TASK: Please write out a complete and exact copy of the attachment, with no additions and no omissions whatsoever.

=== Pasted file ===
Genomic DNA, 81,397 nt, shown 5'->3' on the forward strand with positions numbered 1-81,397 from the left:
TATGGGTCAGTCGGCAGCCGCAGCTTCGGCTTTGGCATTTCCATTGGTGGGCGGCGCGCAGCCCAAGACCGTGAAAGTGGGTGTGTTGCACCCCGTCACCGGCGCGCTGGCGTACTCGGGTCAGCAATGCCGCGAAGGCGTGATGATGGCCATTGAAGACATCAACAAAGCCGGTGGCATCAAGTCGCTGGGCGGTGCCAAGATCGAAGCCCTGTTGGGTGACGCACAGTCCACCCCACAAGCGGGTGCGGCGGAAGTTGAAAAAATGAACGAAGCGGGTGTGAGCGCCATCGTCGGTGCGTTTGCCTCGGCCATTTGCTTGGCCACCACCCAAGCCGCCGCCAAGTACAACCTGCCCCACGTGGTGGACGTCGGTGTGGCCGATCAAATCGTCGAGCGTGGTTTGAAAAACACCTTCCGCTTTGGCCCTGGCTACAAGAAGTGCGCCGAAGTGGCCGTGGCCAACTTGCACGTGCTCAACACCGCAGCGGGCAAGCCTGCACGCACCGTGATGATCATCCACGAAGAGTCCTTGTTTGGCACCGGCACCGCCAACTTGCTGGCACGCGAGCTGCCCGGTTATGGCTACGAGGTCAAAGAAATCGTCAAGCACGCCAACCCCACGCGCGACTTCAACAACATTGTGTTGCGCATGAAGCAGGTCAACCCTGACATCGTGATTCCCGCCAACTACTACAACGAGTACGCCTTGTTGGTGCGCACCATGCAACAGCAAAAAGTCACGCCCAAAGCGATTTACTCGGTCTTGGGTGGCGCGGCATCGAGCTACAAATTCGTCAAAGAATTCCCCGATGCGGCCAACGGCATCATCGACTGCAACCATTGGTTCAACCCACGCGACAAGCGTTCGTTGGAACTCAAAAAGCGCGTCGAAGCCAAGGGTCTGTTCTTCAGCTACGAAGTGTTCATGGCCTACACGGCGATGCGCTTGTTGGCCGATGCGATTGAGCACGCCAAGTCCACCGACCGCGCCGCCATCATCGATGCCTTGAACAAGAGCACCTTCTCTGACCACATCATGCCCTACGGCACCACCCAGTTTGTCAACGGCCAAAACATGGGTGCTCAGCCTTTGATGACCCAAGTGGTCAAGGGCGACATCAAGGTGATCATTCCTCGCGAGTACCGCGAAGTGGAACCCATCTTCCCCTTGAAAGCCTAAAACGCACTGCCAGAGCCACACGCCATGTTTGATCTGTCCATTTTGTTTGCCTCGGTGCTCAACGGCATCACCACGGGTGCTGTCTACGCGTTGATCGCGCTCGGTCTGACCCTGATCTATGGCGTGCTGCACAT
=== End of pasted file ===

Genomic DNA, 81,397 nt, shown 5'->3' on the forward strand with positions numbered 1-81,397 from the left:
TATGGGTCAGTCGGCAGCCGCAGCTTCGGCTTTGGCATTTCCATTGGTGGGCGGCGCGCAGCCCAAGACCGTGAAAGTGGGTGTGTTGCACCCCGTCACCGGCGCGCTGGCGTACTCGGGTCAGCAATGCCGCGAAGGCGTGATGATGGCCATTGAAGACATCAACAAAGCCGGTGGCATCAAGTCGCTGGGCGGTGCCAAGATCGAAGCCCTGTTGGGTGACGCACAGTCCACCCCACAAGCGGGTGCGGCGGAAGTTGAAAAAATGAACGAAGCGGGTGTGAGCGCCATCGTCGGTGCGTTTGCCTCGGCCATTTGCTTGGCCACCACCCAAGCCGCCGCCAAGTACAACCTGCCCCACGTGGTGGACGTCGGTGTGGCCGATCAAATCGTCGAGCGTGGTTTGAAAAACACCTTCCGCTTTGGCCCTGGCTACAAGAAGTGCGCCGAAGTGGCCGTGGCCAACTTGCACGTGCTCAACACCGCAGCGGGCAAGCCTGCACGCACCGTGATGATCATCCACGAAGAGTCCTTGTTTGGCACCGGCACCGCCAACTTGCTGGCACGCGAGCTGCCCGGTTATGGCTACGAGGTCAAAGAAATCGTCAAGCACGCCAACCCCACGCGCGACTTCAACAACATTGTGTTGCGCATGAAGCAGGTCAACCCTGACATCGTGATTCCCGCCAACTACTACAACGAGTACGCCTTGTTGGTGCGCACCATGCAACAGCAAAAAGTCACGCCCAAAGCGATTTACTCGGTCTTGGGTGGCGCGGCATCGAGCTACAAATTCGTCAAAGAATTCCCCGATGCGGCCAACGGCATCATCGACTGCAACCATTGGTTCAACCCACGCGACAAGCGTTCGTTGGAACTCAAAAAGCGCGTCGAAGCCAAGGGTCTGTTCTTCAGCTACGAAGTGTTCATGGCCTACACGGCGATGCGCTTGTTGGCCGATGCGATTGAGCACGCCAAGTCCACCGACCGCGCCGCCATCATCGATGCCTTGAACAAGAGCACCTTCTCTGACCACATCATGCCCTACGGCACCACCCAGTTTGTCAACGGCCAAAACATGGGTGCTCAGCCTTTGATGACCCAAGTGGTCAAGGGCGACATCAAGGTGATCATTCCTCGCGAGTACCGCGAAGTGGAACCCATCTTCCCCTTGAAAGCCTAAAACGCACTGCCAGAGCCACACGCCATGTTTGATCTGTCCATTTTGTTTGCCTCGGTGCTCAACGGCATCACCACGGGTGCTGTCTACGCGTTGATCGCGCTCGGTCTGACCCTGATCTATGGCGTGCTGCACAT